Local content shrank, particularly on private channels. In 1999 Canwest’s TV3 and TV4 screened no new local drama or comedy shows. With pressure from the new Labour-Alliance government and NZ On Air funding, local content increased. But in 2012 TV3 and FOUR together still broadcast less local content than either Māori Television or TV One. First-run local content fell across the seven main free-to-air channels every year from 2008 to 2012 (9). The Public Media Project estimates that in 2012, NZ On Air supported only 12.6% of first-run local content (10).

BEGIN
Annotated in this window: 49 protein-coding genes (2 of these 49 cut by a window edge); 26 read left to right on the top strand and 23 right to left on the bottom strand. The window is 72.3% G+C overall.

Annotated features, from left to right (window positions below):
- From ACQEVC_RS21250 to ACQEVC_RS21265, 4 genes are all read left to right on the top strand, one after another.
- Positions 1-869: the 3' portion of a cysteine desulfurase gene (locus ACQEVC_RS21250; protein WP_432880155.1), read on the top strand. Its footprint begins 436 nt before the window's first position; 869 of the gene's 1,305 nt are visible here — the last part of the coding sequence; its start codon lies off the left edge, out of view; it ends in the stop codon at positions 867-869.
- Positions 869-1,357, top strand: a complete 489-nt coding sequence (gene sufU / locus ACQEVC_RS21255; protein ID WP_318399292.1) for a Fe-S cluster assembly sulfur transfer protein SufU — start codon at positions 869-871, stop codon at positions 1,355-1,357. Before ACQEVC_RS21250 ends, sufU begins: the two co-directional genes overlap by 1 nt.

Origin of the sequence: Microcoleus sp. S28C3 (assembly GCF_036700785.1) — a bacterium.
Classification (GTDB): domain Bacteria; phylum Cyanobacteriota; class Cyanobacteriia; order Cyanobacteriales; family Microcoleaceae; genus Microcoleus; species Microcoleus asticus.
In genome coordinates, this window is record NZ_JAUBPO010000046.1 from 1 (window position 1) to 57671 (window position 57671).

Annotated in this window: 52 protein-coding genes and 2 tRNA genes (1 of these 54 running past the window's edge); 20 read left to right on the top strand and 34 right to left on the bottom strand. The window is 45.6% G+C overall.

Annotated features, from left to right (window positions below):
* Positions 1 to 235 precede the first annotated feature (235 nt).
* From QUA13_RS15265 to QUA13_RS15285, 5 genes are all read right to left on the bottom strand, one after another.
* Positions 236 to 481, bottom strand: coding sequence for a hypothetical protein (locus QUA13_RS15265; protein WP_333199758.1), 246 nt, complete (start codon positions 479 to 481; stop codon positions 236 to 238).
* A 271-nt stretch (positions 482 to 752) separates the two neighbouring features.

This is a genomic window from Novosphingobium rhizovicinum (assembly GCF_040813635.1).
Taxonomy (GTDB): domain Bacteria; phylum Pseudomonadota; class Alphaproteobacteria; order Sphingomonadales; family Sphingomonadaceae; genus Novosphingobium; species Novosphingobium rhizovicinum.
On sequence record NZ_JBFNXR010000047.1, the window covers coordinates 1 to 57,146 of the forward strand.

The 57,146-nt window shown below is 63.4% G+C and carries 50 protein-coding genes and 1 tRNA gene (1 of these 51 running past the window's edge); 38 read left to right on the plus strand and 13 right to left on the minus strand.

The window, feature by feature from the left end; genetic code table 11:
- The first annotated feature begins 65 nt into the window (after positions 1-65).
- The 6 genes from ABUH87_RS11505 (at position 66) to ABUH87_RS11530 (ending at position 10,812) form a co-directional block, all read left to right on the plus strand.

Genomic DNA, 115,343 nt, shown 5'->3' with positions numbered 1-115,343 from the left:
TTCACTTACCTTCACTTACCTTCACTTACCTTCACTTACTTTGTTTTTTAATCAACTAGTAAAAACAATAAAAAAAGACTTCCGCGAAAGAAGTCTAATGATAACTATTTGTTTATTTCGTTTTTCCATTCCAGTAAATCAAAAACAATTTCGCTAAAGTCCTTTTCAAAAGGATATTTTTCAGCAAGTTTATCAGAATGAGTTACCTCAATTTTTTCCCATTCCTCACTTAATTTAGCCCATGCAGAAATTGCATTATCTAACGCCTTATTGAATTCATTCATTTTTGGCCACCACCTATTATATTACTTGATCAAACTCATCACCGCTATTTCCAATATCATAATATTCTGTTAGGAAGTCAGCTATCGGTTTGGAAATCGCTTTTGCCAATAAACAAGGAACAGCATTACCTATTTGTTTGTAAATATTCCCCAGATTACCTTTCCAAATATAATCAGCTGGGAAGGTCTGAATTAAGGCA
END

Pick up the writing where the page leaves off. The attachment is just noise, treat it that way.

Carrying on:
Prime TV, established by Australia’s Prime Television, was bought in 2006 by Sky. This kind of sale would be banned in many other countries because it greatly increased Sky’s bargaining power in bidding for sports and other programmes. Prime is now a “showcase” to lure free-to-air viewers into subscribing to Sky which has steadily amassed the best programmes. This creates a vicious circle of further boosting Sky’s viewer numbers and buying power. Sky was founded in 1987 by business pillars of the New Right, including wealthy supporters of Rogernomics. Murdoch’s INL took control in 1997 (11) but sold out in 2013. By June 2013, 49% of residential households subscribed to Sky. It has a pay television monopoly and a powerful position in television broadcasting. In other countries, it would be forced to offer major sports events live to free-to-air channels. In effect, it has become the principal base for new channels, despite the attempt to provide a neutral base for digital broadcasting through non-profit Freeview.